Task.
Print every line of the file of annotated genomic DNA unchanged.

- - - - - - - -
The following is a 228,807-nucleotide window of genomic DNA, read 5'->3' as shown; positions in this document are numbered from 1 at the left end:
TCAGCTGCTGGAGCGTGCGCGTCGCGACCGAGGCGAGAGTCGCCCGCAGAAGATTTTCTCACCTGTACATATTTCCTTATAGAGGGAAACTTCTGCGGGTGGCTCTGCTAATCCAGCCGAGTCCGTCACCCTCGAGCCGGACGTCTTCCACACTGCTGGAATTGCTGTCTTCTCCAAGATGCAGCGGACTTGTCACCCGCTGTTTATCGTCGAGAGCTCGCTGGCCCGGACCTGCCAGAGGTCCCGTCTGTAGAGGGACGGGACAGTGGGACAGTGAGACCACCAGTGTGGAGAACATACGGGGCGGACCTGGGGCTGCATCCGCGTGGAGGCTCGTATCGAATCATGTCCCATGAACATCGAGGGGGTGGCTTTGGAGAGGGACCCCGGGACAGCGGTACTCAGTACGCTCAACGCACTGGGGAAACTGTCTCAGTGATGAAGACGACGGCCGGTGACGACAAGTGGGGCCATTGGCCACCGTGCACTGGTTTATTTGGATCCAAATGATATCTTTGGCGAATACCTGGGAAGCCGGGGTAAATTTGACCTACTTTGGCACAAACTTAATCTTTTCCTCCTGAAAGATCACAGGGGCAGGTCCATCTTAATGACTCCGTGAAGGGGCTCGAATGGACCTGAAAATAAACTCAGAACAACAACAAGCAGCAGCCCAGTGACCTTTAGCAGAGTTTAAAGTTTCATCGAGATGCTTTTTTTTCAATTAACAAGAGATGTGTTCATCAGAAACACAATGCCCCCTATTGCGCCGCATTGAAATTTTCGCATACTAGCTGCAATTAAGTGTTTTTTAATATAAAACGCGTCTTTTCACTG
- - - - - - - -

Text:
The following is a 228,807-nucleotide window of genomic DNA, read 5'->3' as shown; positions in this document are numbered from 1 at the left end:
TCAGCTGCTGGAGCGTGCGCGTCGCGACCGAGGCGAGAGTCGCCCGCAGAAGATTTTCTCACCTGTACATATTTCCTTATAGAGGGAAACTTCTGCGGGTGGCTCTGCTAATCCAGCCGAGTCCGTCACCCTCGAGCCGGACGTCTTCCACACTGCTGGAATTGCTGTCTTCTCCAAGATGCAGCGGACTTGTCACCCGCTGTTTATCGTCGAGAGCTCGCTGGCCCGGACCTGCCAGAGGTCCCGTCTGTAGAGGGACGGGACAGTGGGACAGTGAGACCACCAGTGTGGAGAACATACGGGGCGGACCTGGGGCTGCATCCGCGTGGAGGCTCGTATCGAATCATGTCCCATGAACATCGAGGGGGTGGCTTTGGAGAGGGACCCCGGGACAGCGGTACTCAGTACGCTCAACGCACTGGGGAAACTGTCTCAGTGATGAAGACGACGGCCGGTGACGACAAGTGGGGCCATTGGCCACCGTGCACTGGTTTATTTGGATCCAAATGATATCTTTGGCGAATACCTGGGAAGCCGGGGTAAATTTGACCTACTTTGGCACAAACTTAATCTTTTCCTCCTGAAAGATCACAGGGGCAGGTCCATCTTAATGACTCCGTGAAGGGGCTCGAATGGACCTGAAAATAAACTCAGAACAACAACAAGCAGCAGCCCAGTGACCTTTAGCAGAGTTTAAAGTTTCATCGAGATGCTTTTTTTTCAATTAACAAGAGATGTGTTCATCAGAAACACAATGCCCCCTATTGCGCCGCATTGAAATTTTCGCATACTAGCTGCAATTAAGTGTTTTTTAATATAAAACGCGTCTTTTCACTG